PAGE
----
A Jones For Opportunity

While the Vikings would have appreciated seeing Brian Williams opposite Antoine Winfield during the full preseason, the trickle-down effect of Williams' injury gave Rushen Jones an opportunity to impress and set big goals. Plus, get the offensive and defensive players' view on the new emphasis on illegal contact.

Rushen Jones can point to two factors that have aided his elevation up the Vikings' depth chart at cornerback. First was an opportunity provided from a teammate missing time because of injury. Second was an unofficial apprenticeship most young defensive backs undergo with Antoine Winfield as a teammate.

Even though Brian Williams is working his way back into the lineup, players like Jones and Rhett Nelson were afforded valuable plays during training camp to not only prove their mettle but also gain invaluable experience.

"Myself and Rhett Nelson have learned a lot. … Getting playing time has helped tremendously," Jones said. "As a young guy, the more experience you get, the better you'll be."

Jones also points to Winfield's leadership that has given all of the young cornerbacks an example to follow. "He was a nickel [cornerback] in [Ted] Cottrell's defense in Buffalo," Jones said. "He's helped me a lot with that and made the transition a lot easier."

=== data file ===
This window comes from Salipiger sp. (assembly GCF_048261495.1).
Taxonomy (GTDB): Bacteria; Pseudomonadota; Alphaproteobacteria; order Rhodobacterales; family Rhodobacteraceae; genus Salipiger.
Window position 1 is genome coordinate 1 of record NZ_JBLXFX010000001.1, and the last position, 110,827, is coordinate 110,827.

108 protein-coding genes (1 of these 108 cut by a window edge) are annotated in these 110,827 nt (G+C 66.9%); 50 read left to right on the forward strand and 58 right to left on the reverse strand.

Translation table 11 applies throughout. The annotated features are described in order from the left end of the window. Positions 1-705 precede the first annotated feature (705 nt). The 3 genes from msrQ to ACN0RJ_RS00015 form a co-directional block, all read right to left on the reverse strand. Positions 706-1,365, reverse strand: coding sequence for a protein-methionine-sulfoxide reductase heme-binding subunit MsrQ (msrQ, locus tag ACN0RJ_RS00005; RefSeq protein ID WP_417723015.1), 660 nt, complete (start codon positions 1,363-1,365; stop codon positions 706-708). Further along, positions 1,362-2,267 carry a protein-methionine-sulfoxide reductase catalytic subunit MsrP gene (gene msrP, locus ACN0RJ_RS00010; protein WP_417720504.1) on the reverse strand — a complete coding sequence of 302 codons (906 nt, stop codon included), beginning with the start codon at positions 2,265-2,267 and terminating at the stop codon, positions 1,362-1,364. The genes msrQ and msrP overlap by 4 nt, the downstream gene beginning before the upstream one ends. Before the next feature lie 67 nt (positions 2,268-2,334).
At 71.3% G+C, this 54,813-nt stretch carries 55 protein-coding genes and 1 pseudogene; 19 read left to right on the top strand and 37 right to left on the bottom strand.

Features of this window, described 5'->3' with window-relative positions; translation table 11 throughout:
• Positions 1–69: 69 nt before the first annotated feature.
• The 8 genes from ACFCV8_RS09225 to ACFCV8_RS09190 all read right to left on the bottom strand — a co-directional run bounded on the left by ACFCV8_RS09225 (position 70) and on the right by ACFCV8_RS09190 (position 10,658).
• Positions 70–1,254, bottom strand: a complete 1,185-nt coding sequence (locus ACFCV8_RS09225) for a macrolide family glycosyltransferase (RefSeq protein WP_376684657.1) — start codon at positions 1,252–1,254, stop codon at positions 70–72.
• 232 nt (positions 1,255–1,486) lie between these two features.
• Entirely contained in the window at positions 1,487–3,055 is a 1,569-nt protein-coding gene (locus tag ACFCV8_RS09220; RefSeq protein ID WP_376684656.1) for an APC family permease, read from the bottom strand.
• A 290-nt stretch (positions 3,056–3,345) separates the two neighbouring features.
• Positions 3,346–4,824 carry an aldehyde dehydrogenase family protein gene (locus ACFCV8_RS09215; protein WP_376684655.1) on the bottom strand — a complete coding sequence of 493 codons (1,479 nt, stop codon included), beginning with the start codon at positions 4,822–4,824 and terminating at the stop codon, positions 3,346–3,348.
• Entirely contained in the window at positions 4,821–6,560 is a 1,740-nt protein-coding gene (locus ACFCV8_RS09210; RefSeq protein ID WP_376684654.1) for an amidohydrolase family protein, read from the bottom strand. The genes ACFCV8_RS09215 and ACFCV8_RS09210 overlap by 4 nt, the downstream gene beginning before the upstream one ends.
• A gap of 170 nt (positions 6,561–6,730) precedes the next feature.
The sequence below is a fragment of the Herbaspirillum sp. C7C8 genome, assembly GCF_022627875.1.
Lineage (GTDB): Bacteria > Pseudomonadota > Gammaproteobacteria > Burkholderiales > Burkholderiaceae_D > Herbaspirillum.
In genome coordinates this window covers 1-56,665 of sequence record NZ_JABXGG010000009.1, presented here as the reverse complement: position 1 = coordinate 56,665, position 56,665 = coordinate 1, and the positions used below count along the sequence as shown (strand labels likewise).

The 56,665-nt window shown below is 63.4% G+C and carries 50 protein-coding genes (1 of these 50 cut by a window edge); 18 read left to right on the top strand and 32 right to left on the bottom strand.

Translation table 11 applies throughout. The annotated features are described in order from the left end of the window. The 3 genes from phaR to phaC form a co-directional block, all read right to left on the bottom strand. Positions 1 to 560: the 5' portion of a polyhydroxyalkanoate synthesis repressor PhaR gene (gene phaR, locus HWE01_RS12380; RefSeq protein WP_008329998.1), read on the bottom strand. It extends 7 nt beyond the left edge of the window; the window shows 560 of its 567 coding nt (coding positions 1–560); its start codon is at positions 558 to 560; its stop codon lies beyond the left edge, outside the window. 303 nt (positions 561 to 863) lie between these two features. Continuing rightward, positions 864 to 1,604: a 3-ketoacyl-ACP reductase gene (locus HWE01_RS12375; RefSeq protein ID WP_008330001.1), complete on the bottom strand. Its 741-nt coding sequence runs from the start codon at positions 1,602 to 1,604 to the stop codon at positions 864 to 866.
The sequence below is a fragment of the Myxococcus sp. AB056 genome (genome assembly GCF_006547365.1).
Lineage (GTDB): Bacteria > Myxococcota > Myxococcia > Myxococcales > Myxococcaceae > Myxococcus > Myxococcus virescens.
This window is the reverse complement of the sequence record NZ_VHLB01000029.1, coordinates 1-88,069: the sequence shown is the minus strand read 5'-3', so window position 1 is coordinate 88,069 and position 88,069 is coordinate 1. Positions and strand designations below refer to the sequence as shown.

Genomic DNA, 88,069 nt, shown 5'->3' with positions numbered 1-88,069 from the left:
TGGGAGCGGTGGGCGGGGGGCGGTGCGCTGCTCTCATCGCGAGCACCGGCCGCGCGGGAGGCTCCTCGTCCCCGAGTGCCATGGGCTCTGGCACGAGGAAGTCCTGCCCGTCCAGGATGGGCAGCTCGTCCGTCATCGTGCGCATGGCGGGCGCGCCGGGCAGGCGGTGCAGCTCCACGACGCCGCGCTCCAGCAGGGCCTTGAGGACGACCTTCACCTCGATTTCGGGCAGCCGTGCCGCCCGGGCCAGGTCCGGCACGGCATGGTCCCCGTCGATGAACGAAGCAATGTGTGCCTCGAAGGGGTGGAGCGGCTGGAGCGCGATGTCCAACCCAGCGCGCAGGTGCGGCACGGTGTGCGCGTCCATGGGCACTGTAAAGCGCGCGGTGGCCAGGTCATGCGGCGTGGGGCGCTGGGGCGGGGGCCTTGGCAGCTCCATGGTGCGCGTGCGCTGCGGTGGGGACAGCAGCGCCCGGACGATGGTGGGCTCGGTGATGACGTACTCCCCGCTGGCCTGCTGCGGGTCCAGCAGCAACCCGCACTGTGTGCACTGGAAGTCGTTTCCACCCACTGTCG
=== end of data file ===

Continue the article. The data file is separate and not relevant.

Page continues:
It is common for defensive backs to walk with a swagger. Any member of a secondary (and most in the NFL) talks the talk. Jones hopes the Vikings can walk the walk and elevate their pass coverage unit into one of the best in the league.

"That's the goal," Jones said. "We want to be the best secondary in the league."


Players' feelings vary regarding the new emphasis on a rule that forbids any contact by pass defenders after 5 yards. Most are waiting to see how the officials enforce the rule over several games.

Quarterback Daunte Culpepper salivates. "The game is so physical and defensive backs play a very physical game," he said. "If guys can't put hands on Randy or Nate [Burleson] or Kelly [Campbell], that will make things tough on them."

Head coach Mike Tice was well-guarded with his analysis of the new rule. "I don't want to say what I really think about it because I've been given a letter from the league about coaches not commenting on it," he said. "I want to see it be called against [defenders of] our football team. I'm just looking for officiating consistency."

Middle linebacker E.J. Henderson said it will alter his approach when he defends tight ends. "It's going to take some getting used to," he said. "It's just a matter of changing your technique as far as putting your hands on them. Tight ends coming at you full speed … you can't touch them."

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